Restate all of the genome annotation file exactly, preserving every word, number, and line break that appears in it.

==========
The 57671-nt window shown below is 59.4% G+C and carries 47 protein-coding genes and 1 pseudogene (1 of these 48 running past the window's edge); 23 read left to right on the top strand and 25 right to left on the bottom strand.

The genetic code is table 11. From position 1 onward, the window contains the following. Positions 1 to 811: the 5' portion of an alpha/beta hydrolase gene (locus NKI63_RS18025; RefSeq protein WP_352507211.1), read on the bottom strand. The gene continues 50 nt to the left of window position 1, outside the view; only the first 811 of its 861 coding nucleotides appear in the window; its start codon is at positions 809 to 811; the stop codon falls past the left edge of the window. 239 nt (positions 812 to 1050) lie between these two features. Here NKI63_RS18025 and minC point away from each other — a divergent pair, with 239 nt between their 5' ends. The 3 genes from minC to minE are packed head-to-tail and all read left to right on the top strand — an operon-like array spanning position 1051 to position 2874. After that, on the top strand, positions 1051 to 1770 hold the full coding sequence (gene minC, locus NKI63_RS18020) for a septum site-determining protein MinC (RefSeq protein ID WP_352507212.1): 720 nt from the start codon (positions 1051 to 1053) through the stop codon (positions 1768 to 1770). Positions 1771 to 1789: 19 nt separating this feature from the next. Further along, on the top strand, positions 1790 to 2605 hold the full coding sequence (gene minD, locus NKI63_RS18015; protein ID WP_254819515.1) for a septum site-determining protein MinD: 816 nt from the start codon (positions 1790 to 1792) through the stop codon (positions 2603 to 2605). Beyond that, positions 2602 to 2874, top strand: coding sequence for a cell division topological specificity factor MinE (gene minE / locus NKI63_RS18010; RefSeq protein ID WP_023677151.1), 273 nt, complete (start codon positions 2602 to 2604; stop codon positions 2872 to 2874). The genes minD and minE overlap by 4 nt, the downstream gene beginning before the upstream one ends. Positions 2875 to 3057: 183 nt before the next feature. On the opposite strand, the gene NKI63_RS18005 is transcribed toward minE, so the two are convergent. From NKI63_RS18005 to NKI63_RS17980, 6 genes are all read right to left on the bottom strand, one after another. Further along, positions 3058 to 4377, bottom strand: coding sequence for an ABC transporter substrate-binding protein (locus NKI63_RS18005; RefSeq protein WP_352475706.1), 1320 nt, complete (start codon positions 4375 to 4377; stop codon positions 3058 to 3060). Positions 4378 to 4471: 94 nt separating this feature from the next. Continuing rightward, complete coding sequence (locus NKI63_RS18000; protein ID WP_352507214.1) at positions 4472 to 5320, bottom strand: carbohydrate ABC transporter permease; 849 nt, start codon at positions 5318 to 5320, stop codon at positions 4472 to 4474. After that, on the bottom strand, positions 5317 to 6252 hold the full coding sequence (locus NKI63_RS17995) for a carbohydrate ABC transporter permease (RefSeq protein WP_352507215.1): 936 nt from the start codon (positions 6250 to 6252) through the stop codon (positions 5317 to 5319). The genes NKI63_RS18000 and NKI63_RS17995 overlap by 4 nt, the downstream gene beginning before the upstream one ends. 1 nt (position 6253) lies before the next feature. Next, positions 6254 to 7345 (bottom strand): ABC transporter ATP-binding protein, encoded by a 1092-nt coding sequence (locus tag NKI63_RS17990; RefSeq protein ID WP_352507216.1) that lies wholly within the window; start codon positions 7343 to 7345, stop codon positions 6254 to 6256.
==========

The 57671-nt window shown below is 59.4% G+C and carries 47 protein-coding genes and 1 pseudogene (1 of these 48 running past the window's edge); 23 read left to right on the top strand and 25 right to left on the bottom strand.

The genetic code is table 11. From position 1 onward, the window contains the following. Positions 1 to 811: the 5' portion of an alpha/beta hydrolase gene (locus NKI63_RS18025; RefSeq protein WP_352507211.1), read on the bottom strand. The gene continues 50 nt to the left of window position 1, outside the view; only the first 811 of its 861 coding nucleotides appear in the window; its start codon is at positions 809 to 811; the stop codon falls past the left edge of the window. 239 nt (positions 812 to 1050) lie between these two features. Here NKI63_RS18025 and minC point away from each other — a divergent pair, with 239 nt between their 5' ends. The 3 genes from minC to minE are packed head-to-tail and all read left to right on the top strand — an operon-like array spanning position 1051 to position 2874. After that, on the top strand, positions 1051 to 1770 hold the full coding sequence (gene minC, locus NKI63_RS18020) for a septum site-determining protein MinC (RefSeq protein ID WP_352507212.1): 720 nt from the start codon (positions 1051 to 1053) through the stop codon (positions 1768 to 1770). Positions 1771 to 1789: 19 nt separating this feature from the next. Further along, on the top strand, positions 1790 to 2605 hold the full coding sequence (gene minD, locus NKI63_RS18015; protein ID WP_254819515.1) for a septum site-determining protein MinD: 816 nt from the start codon (positions 1790 to 1792) through the stop codon (positions 2603 to 2605). Beyond that, positions 2602 to 2874, top strand: coding sequence for a cell division topological specificity factor MinE (gene minE / locus NKI63_RS18010; RefSeq protein ID WP_023677151.1), 273 nt, complete (start codon positions 2602 to 2604; stop codon positions 2872 to 2874). The genes minD and minE overlap by 4 nt, the downstream gene beginning before the upstream one ends. Positions 2875 to 3057: 183 nt before the next feature. On the opposite strand, the gene NKI63_RS18005 is transcribed toward minE, so the two are convergent. From NKI63_RS18005 to NKI63_RS17980, 6 genes are all read right to left on the bottom strand, one after another. Further along, positions 3058 to 4377, bottom strand: coding sequence for an ABC transporter substrate-binding protein (locus NKI63_RS18005; RefSeq protein WP_352475706.1), 1320 nt, complete (start codon positions 4375 to 4377; stop codon positions 3058 to 3060). Positions 4378 to 4471: 94 nt separating this feature from the next. Continuing rightward, complete coding sequence (locus NKI63_RS18000; protein ID WP_352507214.1) at positions 4472 to 5320, bottom strand: carbohydrate ABC transporter permease; 849 nt, start codon at positions 5318 to 5320, stop codon at positions 4472 to 4474. After that, on the bottom strand, positions 5317 to 6252 hold the full coding sequence (locus NKI63_RS17995) for a carbohydrate ABC transporter permease (RefSeq protein WP_352507215.1): 936 nt from the start codon (positions 6250 to 6252) through the stop codon (positions 5317 to 5319). The genes NKI63_RS18000 and NKI63_RS17995 overlap by 4 nt, the downstream gene beginning before the upstream one ends. 1 nt (position 6253) lies before the next feature. Next, positions 6254 to 7345 (bottom strand): ABC transporter ATP-binding protein, encoded by a 1092-nt coding sequence (locus tag NKI63_RS17990; RefSeq protein ID WP_352507216.1) that lies wholly within the window; start codon positions 7343 to 7345, stop codon positions 6254 to 6256.